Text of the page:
Just about every weekend, I make the 45-minute drive up toward the White Mountains to visit my father at his nursing home. I stop at the front desk to sign the official log—just my name and his, and the date and time. The volunteer stops reading Judith Krantz long enough to give me a label that says “VISITOR” that I stick on my sweater. I then push the elevator button and head up to his room, trying to imagine what it is like to live there. The days must blend into each other, even with coffee time and Afternoon Stretch, even with Jimmy the nurse joyfully dispensing meds and the LNAs pouring mid-day ginger ale. When I walk into my dad’s room, his face lights up. He’s in his leather recliner, legs propped on a pillow—he can’t straighten them because of contraction in his knees from all that time in a wheelchair. This morning, he’s drinking orange juice, coughing because he’s had a cold all week. I ask him if they gave him any throat lozenges or cough syrup, and he says “No,” and I realize that’s a stupid question—they’re not CVS, they give what they are ordered to by the MD. I ask him if he’s been outside at all, and he says “No”—it’s getting too chilly for that anyway. I tell him everything about our family I can think of, and he asks me about work and his grandson. At 11:52, two girls outfitted in scrubs bring in an electric lift to move him to his wheelchair so he can head to the dining room for lunch. I kiss him on the cheek, tell him I’ll see him on Thanksgiving, and head out the door.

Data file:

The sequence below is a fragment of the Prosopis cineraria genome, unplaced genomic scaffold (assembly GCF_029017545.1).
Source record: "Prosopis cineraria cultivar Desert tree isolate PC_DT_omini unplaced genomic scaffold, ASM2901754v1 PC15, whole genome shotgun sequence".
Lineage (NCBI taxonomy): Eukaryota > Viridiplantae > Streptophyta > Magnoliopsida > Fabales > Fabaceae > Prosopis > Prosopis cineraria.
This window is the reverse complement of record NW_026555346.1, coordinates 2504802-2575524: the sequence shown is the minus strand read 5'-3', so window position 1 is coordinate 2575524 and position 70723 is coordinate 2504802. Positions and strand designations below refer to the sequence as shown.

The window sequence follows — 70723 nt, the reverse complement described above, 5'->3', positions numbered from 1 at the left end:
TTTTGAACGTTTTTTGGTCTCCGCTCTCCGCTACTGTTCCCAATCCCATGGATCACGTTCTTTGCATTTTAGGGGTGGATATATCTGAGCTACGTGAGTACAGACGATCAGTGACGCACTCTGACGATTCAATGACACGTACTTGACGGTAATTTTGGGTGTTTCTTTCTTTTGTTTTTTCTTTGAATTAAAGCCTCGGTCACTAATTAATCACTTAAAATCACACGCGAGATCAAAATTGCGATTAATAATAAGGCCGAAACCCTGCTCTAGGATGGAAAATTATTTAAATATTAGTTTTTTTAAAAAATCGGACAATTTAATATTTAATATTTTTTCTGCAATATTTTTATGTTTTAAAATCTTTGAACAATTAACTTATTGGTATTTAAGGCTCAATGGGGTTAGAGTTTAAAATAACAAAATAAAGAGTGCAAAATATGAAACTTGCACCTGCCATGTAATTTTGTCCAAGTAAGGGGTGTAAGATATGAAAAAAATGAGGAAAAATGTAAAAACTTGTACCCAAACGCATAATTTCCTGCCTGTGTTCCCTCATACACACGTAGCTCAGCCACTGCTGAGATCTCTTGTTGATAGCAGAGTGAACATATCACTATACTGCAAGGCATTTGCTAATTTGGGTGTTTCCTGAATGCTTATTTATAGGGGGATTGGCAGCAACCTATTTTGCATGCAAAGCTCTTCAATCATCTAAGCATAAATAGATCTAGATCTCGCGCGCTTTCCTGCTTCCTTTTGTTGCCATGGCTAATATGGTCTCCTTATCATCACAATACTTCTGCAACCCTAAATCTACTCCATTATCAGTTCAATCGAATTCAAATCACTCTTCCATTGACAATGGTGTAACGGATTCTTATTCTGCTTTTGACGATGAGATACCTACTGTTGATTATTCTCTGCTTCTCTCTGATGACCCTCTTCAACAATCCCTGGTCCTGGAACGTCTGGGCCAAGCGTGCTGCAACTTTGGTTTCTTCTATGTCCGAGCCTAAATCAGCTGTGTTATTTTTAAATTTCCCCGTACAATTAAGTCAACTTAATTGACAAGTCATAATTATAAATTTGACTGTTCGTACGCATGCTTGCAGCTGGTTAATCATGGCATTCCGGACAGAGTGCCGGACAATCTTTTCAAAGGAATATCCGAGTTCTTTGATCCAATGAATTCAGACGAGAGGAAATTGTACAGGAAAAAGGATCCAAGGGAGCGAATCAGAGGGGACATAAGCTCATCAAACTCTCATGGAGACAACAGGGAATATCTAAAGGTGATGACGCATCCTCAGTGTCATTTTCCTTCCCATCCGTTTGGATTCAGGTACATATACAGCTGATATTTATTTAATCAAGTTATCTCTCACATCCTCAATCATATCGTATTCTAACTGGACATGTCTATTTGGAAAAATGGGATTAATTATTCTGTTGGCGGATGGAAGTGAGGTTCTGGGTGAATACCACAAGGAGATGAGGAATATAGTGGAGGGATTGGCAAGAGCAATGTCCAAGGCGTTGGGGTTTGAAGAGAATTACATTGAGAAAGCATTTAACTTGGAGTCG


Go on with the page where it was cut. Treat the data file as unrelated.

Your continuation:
How do I do this every weekend, leave him behind in his tiny, hot room? How do I manage to speed back down the highway to my charmed life at the other end? I sometimes have to remind myself that he is 81, that he has had a very full, rich life, and that he is learning to allow others to care for him. It’s opening his heart in a way that I can’t begin to understand. I can’t explain why we go through what we do, why life is riddled with pain, why the joys are so high and the lows are so low. Why do people have accidents and end up in nursing homes, and why are people taken from us when we aren’t ready? A friend of mine once told me her minister has a simple answer to this: he says, “Alleluia anyway.” No matter how tough it seems at times, no matter how much we wish things were different or that people we love weren’t suffering, it’s not our place to change their paths. All we can do is to love them—in the best way we know how—and remember to whisper to ourselves periodically, Alleluia anyway.